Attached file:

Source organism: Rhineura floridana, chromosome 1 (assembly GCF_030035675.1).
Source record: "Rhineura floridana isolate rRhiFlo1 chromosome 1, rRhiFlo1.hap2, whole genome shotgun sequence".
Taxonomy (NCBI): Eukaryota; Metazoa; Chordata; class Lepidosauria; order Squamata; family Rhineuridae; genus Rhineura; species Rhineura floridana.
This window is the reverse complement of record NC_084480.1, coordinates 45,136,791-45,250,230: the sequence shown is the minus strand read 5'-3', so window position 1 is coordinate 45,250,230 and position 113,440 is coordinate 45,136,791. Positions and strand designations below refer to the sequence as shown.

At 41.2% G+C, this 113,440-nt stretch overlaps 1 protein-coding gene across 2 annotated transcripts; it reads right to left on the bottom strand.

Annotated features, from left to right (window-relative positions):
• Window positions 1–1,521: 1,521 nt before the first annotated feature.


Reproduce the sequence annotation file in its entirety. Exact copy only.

Source organism: Rhineura floridana, chromosome 1 (assembly GCF_030035675.1).
Source record: "Rhineura floridana isolate rRhiFlo1 chromosome 1, rRhiFlo1.hap2, whole genome shotgun sequence".
Taxonomy (NCBI): Eukaryota; Metazoa; Chordata; class Lepidosauria; order Squamata; family Rhineuridae; genus Rhineura; species Rhineura floridana.
This window is the reverse complement of record NC_084480.1, coordinates 45,136,791-45,250,230: the sequence shown is the minus strand read 5'-3', so window position 1 is coordinate 45,250,230 and position 113,440 is coordinate 45,136,791. Positions and strand designations below refer to the sequence as shown.

At 41.2% G+C, this 113,440-nt stretch overlaps 1 protein-coding gene across 2 annotated transcripts; it reads right to left on the bottom strand.

Annotated features, from left to right (window-relative positions):
• Window positions 1–1,521: 1,521 nt before the first annotated feature.